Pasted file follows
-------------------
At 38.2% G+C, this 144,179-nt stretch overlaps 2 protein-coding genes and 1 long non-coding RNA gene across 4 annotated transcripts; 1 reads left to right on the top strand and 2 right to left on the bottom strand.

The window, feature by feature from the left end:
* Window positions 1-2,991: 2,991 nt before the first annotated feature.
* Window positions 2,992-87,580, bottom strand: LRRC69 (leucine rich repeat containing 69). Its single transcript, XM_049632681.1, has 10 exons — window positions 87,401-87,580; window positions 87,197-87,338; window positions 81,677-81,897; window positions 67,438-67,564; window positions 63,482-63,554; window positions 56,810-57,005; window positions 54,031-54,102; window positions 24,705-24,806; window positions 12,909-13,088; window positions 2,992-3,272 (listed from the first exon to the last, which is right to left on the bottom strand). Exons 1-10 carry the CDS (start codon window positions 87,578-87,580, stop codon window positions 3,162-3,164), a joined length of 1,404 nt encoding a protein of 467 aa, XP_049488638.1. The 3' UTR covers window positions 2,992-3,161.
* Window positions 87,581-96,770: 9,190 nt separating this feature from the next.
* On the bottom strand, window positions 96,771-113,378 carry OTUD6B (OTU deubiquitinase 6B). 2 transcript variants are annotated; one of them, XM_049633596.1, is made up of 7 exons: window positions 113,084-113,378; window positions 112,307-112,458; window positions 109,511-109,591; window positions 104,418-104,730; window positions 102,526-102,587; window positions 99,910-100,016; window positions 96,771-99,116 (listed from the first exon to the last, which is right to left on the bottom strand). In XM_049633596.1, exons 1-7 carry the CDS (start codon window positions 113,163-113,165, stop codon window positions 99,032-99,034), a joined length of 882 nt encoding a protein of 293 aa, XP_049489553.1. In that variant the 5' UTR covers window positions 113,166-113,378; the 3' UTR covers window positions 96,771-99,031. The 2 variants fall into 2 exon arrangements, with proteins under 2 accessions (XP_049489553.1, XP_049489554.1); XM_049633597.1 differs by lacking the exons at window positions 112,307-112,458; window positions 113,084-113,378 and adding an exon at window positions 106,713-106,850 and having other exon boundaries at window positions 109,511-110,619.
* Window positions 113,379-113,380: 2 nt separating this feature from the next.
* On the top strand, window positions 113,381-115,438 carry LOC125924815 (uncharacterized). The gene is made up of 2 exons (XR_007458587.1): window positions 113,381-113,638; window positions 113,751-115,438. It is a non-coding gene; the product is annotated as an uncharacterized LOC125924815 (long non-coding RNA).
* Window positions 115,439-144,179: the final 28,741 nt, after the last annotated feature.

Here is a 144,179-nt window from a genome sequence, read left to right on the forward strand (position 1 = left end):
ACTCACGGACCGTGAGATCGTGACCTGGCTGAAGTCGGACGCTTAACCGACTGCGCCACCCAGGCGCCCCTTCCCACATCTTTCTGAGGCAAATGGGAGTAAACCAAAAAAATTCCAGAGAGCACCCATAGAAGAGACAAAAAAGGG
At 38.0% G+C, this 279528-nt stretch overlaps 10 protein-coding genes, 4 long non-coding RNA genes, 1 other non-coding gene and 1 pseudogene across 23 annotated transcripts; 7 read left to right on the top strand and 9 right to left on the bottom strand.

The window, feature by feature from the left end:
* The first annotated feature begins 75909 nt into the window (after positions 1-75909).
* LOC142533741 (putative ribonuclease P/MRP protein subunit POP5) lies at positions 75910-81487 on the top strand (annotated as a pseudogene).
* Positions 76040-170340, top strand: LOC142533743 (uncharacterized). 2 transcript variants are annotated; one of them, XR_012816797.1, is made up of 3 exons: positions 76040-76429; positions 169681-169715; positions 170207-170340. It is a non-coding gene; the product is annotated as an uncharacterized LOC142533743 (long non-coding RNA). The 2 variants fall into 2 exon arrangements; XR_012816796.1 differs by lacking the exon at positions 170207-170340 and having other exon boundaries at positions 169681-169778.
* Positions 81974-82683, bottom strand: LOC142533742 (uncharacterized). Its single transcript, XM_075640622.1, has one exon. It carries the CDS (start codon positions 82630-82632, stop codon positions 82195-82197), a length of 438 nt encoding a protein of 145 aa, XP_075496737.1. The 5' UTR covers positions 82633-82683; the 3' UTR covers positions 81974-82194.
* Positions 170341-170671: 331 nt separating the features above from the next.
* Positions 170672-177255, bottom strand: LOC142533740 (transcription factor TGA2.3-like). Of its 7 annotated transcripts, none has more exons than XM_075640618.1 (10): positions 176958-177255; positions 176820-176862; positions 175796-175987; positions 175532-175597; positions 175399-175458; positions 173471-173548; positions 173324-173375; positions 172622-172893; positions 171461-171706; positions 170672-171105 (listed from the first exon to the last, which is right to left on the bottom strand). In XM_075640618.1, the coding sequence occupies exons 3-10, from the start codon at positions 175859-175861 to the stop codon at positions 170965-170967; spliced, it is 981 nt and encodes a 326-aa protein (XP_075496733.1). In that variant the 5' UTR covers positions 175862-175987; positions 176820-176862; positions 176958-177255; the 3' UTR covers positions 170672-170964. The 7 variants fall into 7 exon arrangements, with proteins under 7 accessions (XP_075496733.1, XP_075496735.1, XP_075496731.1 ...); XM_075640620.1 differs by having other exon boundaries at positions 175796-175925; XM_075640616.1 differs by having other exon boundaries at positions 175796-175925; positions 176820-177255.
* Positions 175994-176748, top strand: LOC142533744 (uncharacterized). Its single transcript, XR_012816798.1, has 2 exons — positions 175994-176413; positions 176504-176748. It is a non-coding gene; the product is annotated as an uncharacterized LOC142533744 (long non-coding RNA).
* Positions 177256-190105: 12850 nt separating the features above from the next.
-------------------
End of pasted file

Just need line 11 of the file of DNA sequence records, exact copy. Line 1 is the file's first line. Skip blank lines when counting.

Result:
ACTCACGGACCGTGAGATCGTGACCTGGCTGAAGTCGGACGCTTAACCGACTGCGCCACCCAGGCGCCCCTTCCCACATCTTTCTGAGGCAAATGGGAGTAAACCAAAAAAATTCCAGAGAGCACCCATAGAAGAGACAAAAAAGGG